PARTS of the Alexandra Hospital in Redditch have had to be quarantined because people are coming to the A&E saying they think have coronavirus.

A ward is also reportedly being used an isolation area to try to prevent coronavirus spreading in the community and around the country.

It comes as the UK has “no time to lose” in changing tactics in order to prevent thousands of deaths and the NHS being overwhelmed, scientists have said.

The Imperial College Covid-19 response team – which is one of several scientific teams advising ministers – published a paper showing that 250,000 people could die if efforts were focused only on delaying and slowing down the spread of Covid-19.

The paper analysed the most up-to-date data from Italy and the UK and concluded that the only “viable strategy” was a Chinese-style policy of “suppression” of the virus, elements of which have now been adopted in the UK.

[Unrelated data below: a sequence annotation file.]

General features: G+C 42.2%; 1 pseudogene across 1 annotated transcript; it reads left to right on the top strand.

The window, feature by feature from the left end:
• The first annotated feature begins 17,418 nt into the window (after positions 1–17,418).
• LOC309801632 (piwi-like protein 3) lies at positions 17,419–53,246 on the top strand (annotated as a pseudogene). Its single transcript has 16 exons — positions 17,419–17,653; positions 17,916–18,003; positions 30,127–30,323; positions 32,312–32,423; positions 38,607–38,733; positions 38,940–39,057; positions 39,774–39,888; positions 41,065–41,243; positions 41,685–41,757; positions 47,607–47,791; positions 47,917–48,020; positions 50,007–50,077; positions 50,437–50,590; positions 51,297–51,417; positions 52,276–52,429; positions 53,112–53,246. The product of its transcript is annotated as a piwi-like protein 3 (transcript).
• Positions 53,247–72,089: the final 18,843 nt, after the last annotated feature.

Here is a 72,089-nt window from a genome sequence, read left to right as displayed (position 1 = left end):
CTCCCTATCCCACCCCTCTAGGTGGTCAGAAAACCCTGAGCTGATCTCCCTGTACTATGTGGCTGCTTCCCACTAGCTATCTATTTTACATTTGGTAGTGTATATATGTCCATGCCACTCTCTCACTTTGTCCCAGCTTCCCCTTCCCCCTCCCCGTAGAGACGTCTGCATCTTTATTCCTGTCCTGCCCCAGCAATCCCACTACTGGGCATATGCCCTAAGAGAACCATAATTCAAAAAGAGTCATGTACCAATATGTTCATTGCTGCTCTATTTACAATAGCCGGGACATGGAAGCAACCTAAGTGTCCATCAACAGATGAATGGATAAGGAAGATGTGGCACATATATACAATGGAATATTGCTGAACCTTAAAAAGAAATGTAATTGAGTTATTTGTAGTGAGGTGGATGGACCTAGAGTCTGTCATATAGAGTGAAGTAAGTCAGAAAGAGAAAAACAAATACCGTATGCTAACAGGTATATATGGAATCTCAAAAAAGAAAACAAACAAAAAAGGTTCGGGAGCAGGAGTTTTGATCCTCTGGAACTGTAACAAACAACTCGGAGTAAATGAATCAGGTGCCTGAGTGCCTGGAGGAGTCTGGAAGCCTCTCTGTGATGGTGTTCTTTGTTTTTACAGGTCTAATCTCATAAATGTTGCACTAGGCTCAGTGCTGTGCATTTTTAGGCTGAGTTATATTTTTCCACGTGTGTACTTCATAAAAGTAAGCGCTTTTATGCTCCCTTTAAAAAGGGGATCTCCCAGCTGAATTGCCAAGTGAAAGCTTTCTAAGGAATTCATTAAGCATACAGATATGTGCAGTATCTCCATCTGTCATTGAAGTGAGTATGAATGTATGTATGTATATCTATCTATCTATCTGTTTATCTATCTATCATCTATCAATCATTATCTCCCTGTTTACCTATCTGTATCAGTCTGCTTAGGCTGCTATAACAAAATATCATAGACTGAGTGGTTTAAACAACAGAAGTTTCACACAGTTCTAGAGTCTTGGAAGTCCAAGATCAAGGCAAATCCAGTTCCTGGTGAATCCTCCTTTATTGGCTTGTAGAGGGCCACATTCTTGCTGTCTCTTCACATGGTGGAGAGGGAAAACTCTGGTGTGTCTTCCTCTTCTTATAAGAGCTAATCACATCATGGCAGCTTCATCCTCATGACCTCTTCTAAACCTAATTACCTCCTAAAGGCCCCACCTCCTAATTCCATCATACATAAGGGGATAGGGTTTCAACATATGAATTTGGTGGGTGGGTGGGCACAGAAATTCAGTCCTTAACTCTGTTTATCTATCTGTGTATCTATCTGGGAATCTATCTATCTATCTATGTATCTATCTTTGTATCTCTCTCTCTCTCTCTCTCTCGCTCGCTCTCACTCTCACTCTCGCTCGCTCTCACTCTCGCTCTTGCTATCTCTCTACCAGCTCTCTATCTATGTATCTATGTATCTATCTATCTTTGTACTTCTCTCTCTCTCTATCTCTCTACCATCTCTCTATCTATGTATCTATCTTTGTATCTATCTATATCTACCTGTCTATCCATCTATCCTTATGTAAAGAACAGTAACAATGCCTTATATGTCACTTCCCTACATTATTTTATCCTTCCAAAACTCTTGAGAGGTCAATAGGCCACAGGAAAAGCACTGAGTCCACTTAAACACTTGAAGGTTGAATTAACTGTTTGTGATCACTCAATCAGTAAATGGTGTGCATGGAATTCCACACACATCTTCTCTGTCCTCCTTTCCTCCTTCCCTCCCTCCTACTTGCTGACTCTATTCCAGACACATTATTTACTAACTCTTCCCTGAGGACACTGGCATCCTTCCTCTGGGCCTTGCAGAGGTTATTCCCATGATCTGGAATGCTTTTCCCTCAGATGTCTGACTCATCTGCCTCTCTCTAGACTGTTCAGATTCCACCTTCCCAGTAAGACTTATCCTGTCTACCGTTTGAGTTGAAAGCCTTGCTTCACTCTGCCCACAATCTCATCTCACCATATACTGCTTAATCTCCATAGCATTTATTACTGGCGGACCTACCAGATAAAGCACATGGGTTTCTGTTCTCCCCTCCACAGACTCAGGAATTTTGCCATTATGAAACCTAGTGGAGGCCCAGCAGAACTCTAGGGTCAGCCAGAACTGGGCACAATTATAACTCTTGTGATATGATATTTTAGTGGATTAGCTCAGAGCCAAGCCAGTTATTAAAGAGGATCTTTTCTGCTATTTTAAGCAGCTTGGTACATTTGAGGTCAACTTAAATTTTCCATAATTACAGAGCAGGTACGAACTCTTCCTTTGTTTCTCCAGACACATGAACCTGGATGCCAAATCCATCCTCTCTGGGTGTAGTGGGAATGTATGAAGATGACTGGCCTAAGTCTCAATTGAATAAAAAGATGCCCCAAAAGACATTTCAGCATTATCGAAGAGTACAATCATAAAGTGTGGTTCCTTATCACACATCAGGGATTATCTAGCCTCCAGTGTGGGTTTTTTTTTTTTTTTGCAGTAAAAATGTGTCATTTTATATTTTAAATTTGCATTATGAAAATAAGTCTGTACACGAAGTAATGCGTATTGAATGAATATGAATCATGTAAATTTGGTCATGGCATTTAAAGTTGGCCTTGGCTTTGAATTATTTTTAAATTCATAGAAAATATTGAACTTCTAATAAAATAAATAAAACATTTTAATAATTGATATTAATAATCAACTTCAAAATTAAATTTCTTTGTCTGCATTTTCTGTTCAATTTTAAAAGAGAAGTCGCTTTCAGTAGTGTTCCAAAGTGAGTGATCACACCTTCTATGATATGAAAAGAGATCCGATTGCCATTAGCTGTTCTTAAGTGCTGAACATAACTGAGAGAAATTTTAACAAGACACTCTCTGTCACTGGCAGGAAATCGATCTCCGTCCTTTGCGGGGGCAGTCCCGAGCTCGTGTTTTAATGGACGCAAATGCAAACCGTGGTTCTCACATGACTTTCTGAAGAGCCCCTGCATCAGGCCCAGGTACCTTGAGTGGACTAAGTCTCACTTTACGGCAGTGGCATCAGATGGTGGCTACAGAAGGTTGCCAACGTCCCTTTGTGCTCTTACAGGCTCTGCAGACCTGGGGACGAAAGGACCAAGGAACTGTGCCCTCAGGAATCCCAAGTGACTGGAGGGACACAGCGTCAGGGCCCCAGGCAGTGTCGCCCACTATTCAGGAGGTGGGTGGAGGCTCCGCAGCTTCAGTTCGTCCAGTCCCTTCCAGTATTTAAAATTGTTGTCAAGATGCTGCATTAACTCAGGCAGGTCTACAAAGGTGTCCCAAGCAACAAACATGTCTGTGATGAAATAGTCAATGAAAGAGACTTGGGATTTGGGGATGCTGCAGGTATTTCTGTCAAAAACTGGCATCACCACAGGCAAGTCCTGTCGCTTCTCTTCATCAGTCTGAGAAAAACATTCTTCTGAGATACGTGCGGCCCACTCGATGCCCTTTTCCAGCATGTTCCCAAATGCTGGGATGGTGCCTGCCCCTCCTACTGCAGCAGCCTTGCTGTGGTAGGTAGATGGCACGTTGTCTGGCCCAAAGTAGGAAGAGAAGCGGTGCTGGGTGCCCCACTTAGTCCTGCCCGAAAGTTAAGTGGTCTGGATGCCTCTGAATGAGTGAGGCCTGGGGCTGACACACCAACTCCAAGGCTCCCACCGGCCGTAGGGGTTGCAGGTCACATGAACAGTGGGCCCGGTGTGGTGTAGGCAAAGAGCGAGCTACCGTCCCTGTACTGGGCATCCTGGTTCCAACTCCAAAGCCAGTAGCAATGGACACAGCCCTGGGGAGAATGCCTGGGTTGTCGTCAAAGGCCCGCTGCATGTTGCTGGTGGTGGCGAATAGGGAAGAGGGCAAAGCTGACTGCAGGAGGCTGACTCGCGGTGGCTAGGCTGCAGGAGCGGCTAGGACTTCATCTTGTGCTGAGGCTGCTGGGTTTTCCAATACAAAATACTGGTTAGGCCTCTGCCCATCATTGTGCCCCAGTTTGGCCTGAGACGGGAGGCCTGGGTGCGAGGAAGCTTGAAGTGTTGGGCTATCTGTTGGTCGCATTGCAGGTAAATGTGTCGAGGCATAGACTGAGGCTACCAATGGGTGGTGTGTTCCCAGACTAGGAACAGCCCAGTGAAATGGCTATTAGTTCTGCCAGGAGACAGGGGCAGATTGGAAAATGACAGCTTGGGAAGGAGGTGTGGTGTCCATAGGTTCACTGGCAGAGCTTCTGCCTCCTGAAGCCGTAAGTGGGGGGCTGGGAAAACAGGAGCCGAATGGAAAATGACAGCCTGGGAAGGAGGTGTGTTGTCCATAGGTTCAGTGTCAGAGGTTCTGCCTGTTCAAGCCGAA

It said: “In the UK, this conclusion has only been reached in the last few days, with the refinement of estimates of likely ICU (intensive care unit) demand due to Covid-19 based on experience in Italy and the UK (previous planning estimates assumed half the demand now estimated) and with the NHS providing increasing certainty around the limits of hospital surge capacity.

“We therefore conclude that epidemic suppression is the only viable strategy at the current time.”

A spokesman from Worcestershire CCGs and Trusts said: “As part of our planning we are looking at all options to ensure that we have the capacity to provide care to patients, including those who test positive for COVID-19 who require inpatient support.

"Clearly we would need to ensure those patients are segregated and we are looking at our current options to see how this could best be achieved.”

People who think they have coronavirus are being urged to not go to a GP surgery, pharmacy or hospital but stay at home.

If you feel you cannot cope with your symptoms at home, or your condition gets worse, or your symptoms do not get better after seven days, then use the NHS 111 online coronavirus service.

If you do not have internet access, call NHS 111.

For a medical emergency dial 999.